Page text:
• 10 m of the seaward land buffer has been lost between 2012 and 2021 along the most vulnerable sections of the road

Vulnerability Assessment 2018


This report demonstrates the vulnerability of the A379 road, along Slapton Sands Beach, to storm damage in the immediate future (post Storm Emma in 2018). The report presents cross-shore profiles along the entire length of the Slapton Line road to provide information on road vulnerability to storms impacts equivalent to that of Emma in 2018, and the space available to retreat the road if road damaging events were to happen again.


Storm Emma significantly reduced the distance between the Slapton Line road and the residual seaward buffer, which would otherwise provide natural protection for the road. The primary conclusions drawn are that there are multiple areas along the road that would be damaged if another storm Emma equivalent were to occur, and further locations where there is no space for landward retreat of the road.

Slapton Line road damage after Storm Emma 2018

The Economic Impact of the Slapton Line 2023


An Economics Study was undertaken by Hardisty Jones in 2023. The purpose of this study was to identify the wider economic impact of the Slapton Line now and in the future, taking into account of the views of local stakeholders. This will better inform further discussions about investment in the maintenance of the road, and may be used to support future funding bids.

Slapton Line Economic Valuation – 2016


This report presents findings that quantify the economic contribution of the Slapton Line road.  In particular, two aspects of the road’s contribution are considered:


  • the potential effects on local traffic – including that of residents and local service providers – if the road was lost either temporarily or permanently
  • the potential effects of the temporary or permanent loss of the road to the local visitor economy
Looking up from the foreshore at Torcross - grey slate rocks in the foreground looking towards Torcross promenade

Beach Management Plan – non-technical summary 2018


The purpose of the Beach Management Plan 2018 to identify management activities that could be undertaken to reduce the flood and coastal erosion risk on Slapton Line and Torcross over the next 20 years, whilst recognising and managing associated environmental and amenity implications.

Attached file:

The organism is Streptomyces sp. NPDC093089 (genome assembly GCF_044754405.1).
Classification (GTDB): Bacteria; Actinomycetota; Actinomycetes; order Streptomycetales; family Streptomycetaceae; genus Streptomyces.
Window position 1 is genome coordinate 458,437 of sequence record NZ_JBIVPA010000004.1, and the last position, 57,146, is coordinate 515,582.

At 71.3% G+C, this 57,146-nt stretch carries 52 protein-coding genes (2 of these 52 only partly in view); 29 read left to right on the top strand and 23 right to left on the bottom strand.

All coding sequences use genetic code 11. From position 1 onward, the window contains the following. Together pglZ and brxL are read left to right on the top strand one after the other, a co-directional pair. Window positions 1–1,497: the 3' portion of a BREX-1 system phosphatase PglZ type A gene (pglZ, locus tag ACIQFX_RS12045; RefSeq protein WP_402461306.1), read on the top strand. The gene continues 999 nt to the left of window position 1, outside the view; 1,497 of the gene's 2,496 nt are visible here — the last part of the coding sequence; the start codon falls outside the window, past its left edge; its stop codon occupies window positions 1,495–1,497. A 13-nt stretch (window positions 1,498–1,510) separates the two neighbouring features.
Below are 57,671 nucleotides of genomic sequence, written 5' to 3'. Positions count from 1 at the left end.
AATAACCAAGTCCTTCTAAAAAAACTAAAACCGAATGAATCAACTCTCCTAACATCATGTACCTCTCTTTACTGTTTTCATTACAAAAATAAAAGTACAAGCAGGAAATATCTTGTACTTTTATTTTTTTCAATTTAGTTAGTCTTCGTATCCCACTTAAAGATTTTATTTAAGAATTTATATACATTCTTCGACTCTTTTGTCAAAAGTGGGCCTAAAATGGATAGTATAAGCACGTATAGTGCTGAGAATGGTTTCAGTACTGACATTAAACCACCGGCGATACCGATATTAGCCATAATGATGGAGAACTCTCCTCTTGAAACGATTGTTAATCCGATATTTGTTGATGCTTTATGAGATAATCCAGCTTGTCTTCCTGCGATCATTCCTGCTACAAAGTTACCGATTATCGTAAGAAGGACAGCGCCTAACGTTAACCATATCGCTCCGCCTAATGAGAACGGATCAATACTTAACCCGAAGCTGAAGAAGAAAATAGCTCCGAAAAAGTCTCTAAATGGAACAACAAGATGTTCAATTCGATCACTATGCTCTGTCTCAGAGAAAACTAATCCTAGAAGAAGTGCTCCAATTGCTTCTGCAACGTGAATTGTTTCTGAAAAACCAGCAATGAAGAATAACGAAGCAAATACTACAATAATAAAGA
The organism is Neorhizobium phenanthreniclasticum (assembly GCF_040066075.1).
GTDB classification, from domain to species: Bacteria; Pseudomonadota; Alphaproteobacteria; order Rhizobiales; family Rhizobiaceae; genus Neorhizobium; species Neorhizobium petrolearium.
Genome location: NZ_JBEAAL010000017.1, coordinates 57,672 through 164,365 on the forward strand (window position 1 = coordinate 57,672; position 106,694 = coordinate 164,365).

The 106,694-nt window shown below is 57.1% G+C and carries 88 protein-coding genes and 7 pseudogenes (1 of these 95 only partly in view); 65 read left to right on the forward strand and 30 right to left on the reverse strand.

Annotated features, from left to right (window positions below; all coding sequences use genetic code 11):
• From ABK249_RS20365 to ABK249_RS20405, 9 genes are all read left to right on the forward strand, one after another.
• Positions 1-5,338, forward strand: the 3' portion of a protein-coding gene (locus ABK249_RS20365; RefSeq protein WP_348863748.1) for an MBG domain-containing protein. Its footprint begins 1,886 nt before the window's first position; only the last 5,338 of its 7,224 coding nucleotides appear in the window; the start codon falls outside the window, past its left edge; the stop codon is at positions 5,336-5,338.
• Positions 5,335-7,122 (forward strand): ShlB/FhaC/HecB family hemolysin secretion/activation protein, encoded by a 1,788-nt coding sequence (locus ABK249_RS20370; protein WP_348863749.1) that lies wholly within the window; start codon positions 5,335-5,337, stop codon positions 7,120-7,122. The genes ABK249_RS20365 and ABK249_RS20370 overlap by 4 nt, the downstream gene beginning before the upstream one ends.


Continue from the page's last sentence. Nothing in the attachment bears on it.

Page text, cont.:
The Beach Management Plan provides information on


  • Coastal processes which contribute to change in the area
  • Performance of the existing coastal defences
  • Economic benefit of future management options
  • An appraisal of options against technical, economic, environmental, and social criteria
  • A monitoring and intervention plan to sustain the A379 for the next 20 years
  • Immediate and long‐term funding and policy scenarios
  • Impacts of management options on environment designations

Beach Management Plan – main report

Appendix A – baseline scoping report

Appendix B – coastal processes baseline report

Appendix C – environmental baseline report

Appendix D – defences baseline report

Appendix E – economics baseline report

Appendix F – options appraisal report

Looking North from Torcross along the promenade and seawall on a quiet day

Study of Barrier Failure – 2008


The research project explored the interaction between Start Bay and Slapton Ley in the event of a major breach of the barrier. The project had two primary aims


  1. identify the extent of seawater penetration within Slapton Leys in the event of a permanent breach of the shingle barrier
  2. identify measures to ensure the continuation of the freshwater natural features that would be lost in the event of a permanent breakdown of the shingle barrier
Slapton Ley from sea

Slapton Coastal Zone Management – summary 2006


This study provided a comprehensive evaluation of the issues relating to coastal processes at Slapton Sands to establish a robust long-term coastal zone management strategy for the area in response to major erosion and road damaging events.

Slapton Coastal Zone Management – main report

Lush summer shingle ridge flora at Strete Sands with a view of the cliffs and sea in the background
Slapton 5 Day Weather

'living with a changing coast...